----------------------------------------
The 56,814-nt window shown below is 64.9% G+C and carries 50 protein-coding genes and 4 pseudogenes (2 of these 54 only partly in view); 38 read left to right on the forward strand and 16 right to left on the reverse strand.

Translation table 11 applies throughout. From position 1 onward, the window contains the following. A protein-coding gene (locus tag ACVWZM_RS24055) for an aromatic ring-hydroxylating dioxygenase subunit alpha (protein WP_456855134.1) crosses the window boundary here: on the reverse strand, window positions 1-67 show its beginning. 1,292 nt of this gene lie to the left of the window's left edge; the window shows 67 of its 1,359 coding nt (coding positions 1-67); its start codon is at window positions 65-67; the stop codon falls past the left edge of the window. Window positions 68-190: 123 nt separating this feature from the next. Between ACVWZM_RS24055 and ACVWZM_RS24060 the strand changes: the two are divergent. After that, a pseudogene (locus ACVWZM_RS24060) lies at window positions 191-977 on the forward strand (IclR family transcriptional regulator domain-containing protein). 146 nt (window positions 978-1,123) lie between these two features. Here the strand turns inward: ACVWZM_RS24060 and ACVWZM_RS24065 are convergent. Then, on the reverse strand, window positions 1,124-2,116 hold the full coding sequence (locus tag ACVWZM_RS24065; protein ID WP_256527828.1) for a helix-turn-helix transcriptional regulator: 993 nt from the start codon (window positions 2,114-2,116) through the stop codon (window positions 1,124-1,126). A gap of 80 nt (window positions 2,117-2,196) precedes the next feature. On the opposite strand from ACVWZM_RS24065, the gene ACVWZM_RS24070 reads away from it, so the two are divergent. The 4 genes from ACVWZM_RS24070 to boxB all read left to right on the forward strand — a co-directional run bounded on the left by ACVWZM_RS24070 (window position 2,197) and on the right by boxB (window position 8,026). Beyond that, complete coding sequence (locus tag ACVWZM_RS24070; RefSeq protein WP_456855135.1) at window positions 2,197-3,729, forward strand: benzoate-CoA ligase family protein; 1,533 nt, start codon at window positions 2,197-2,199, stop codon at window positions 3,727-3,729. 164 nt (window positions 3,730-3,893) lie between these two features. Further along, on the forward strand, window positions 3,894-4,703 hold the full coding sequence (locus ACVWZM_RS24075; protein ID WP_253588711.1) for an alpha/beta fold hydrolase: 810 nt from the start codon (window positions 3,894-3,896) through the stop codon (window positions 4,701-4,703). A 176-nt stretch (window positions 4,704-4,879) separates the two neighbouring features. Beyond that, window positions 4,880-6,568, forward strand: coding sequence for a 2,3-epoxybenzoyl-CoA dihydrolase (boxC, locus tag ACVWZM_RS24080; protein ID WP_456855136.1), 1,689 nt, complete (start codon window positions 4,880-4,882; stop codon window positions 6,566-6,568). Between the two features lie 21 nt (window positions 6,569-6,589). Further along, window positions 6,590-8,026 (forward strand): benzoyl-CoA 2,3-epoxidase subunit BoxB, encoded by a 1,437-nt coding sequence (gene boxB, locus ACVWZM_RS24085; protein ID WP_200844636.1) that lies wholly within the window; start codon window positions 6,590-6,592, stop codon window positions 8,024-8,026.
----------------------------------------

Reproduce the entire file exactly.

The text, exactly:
The 56,814-nt window shown below is 64.9% G+C and carries 50 protein-coding genes and 4 pseudogenes (2 of these 54 only partly in view); 38 read left to right on the forward strand and 16 right to left on the reverse strand.

Translation table 11 applies throughout. From position 1 onward, the window contains the following. A protein-coding gene (locus tag ACVWZM_RS24055) for an aromatic ring-hydroxylating dioxygenase subunit alpha (protein WP_456855134.1) crosses the window boundary here: on the reverse strand, window positions 1-67 show its beginning. 1,292 nt of this gene lie to the left of the window's left edge; the window shows 67 of its 1,359 coding nt (coding positions 1-67); its start codon is at window positions 65-67; the stop codon falls past the left edge of the window. Window positions 68-190: 123 nt separating this feature from the next. Between ACVWZM_RS24055 and ACVWZM_RS24060 the strand changes: the two are divergent. After that, a pseudogene (locus ACVWZM_RS24060) lies at window positions 191-977 on the forward strand (IclR family transcriptional regulator domain-containing protein). 146 nt (window positions 978-1,123) lie between these two features. Here the strand turns inward: ACVWZM_RS24060 and ACVWZM_RS24065 are convergent. Then, on the reverse strand, window positions 1,124-2,116 hold the full coding sequence (locus tag ACVWZM_RS24065; protein ID WP_256527828.1) for a helix-turn-helix transcriptional regulator: 993 nt from the start codon (window positions 2,114-2,116) through the stop codon (window positions 1,124-1,126). A gap of 80 nt (window positions 2,117-2,196) precedes the next feature. On the opposite strand from ACVWZM_RS24065, the gene ACVWZM_RS24070 reads away from it, so the two are divergent. The 4 genes from ACVWZM_RS24070 to boxB all read left to right on the forward strand — a co-directional run bounded on the left by ACVWZM_RS24070 (window position 2,197) and on the right by boxB (window position 8,026). Beyond that, complete coding sequence (locus tag ACVWZM_RS24070; RefSeq protein WP_456855135.1) at window positions 2,197-3,729, forward strand: benzoate-CoA ligase family protein; 1,533 nt, start codon at window positions 2,197-2,199, stop codon at window positions 3,727-3,729. 164 nt (window positions 3,730-3,893) lie between these two features. Further along, on the forward strand, window positions 3,894-4,703 hold the full coding sequence (locus ACVWZM_RS24075; protein ID WP_253588711.1) for an alpha/beta fold hydrolase: 810 nt from the start codon (window positions 3,894-3,896) through the stop codon (window positions 4,701-4,703). A 176-nt stretch (window positions 4,704-4,879) separates the two neighbouring features. Beyond that, window positions 4,880-6,568, forward strand: coding sequence for a 2,3-epoxybenzoyl-CoA dihydrolase (boxC, locus tag ACVWZM_RS24080; protein ID WP_456855136.1), 1,689 nt, complete (start codon window positions 4,880-4,882; stop codon window positions 6,566-6,568). Between the two features lie 21 nt (window positions 6,569-6,589). Further along, window positions 6,590-8,026 (forward strand): benzoyl-CoA 2,3-epoxidase subunit BoxB, encoded by a 1,437-nt coding sequence (gene boxB, locus ACVWZM_RS24085; protein ID WP_200844636.1) that lies wholly within the window; start codon window positions 6,590-6,592, stop codon window positions 8,024-8,026.